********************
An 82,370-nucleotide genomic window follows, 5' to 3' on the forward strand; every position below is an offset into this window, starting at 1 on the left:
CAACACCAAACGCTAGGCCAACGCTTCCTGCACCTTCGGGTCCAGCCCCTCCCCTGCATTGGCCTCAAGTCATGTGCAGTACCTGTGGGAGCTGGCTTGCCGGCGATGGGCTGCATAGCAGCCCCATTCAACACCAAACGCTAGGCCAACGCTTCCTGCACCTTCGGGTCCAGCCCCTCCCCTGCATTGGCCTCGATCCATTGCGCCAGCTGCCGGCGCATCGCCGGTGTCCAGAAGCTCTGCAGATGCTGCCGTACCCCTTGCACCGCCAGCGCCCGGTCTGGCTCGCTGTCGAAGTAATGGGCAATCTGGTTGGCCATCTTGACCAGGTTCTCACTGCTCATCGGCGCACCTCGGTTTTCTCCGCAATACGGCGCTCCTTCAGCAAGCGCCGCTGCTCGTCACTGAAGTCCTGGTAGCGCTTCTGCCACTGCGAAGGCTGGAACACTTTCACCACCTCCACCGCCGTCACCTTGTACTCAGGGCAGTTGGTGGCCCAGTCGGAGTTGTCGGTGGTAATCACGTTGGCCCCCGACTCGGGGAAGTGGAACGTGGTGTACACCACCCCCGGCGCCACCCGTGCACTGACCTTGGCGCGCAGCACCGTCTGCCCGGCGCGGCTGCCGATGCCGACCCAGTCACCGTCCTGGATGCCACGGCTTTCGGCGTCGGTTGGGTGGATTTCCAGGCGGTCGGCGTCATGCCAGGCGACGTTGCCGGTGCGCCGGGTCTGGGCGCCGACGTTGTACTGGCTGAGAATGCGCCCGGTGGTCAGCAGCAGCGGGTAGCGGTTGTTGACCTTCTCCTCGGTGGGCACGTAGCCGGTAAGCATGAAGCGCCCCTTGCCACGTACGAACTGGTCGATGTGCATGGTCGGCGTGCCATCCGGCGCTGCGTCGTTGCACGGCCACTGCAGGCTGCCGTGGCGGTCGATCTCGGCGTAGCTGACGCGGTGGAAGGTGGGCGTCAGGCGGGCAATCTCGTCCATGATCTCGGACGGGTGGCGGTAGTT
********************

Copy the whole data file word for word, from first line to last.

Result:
An 82,370-nucleotide genomic window follows, 5' to 3' on the forward strand; every position below is an offset into this window, starting at 1 on the left:
CAACACCAAACGCTAGGCCAACGCTTCCTGCACCTTCGGGTCCAGCCCCTCCCCTGCATTGGCCTCAAGTCATGTGCAGTACCTGTGGGAGCTGGCTTGCCGGCGATGGGCTGCATAGCAGCCCCATTCAACACCAAACGCTAGGCCAACGCTTCCTGCACCTTCGGGTCCAGCCCCTCCCCTGCATTGGCCTCGATCCATTGCGCCAGCTGCCGGCGCATCGCCGGTGTCCAGAAGCTCTGCAGATGCTGCCGTACCCCTTGCACCGCCAGCGCCCGGTCTGGCTCGCTGTCGAAGTAATGGGCAATCTGGTTGGCCATCTTGACCAGGTTCTCACTGCTCATCGGCGCACCTCGGTTTTCTCCGCAATACGGCGCTCCTTCAGCAAGCGCCGCTGCTCGTCACTGAAGTCCTGGTAGCGCTTCTGCCACTGCGAAGGCTGGAACACTTTCACCACCTCCACCGCCGTCACCTTGTACTCAGGGCAGTTGGTGGCCCAGTCGGAGTTGTCGGTGGTAATCACGTTGGCCCCCGACTCGGGGAAGTGGAACGTGGTGTACACCACCCCCGGCGCCACCCGTGCACTGACCTTGGCGCGCAGCACCGTCTGCCCGGCGCGGCTGCCGATGCCGACCCAGTCACCGTCCTGGATGCCACGGCTTTCGGCGTCGGTTGGGTGGATTTCCAGGCGGTCGGCGTCATGCCAGGCGACGTTGCCGGTGCGCCGGGTCTGGGCGCCGACGTTGTACTGGCTGAGAATGCGCCCGGTGGTCAGCAGCAGCGGGTAGCGGTTGTTGACCTTCTCCTCGGTGGGCACGTAGCCGGTAAGCATGAAGCGCCCCTTGCCACGTACGAACTGGTCGATGTGCATGGTCGGCGTGCCATCCGGCGCTGCGTCGTTGCACGGCCACTGCAGGCTGCCGTGGCGGTCGATCTCGGCGTAGCTGACGCGGTGGAAGGTGGGCGTCAGGCGGGCAATCTCGTCCATGATCTCGGACGGGTGGCGGTAGTT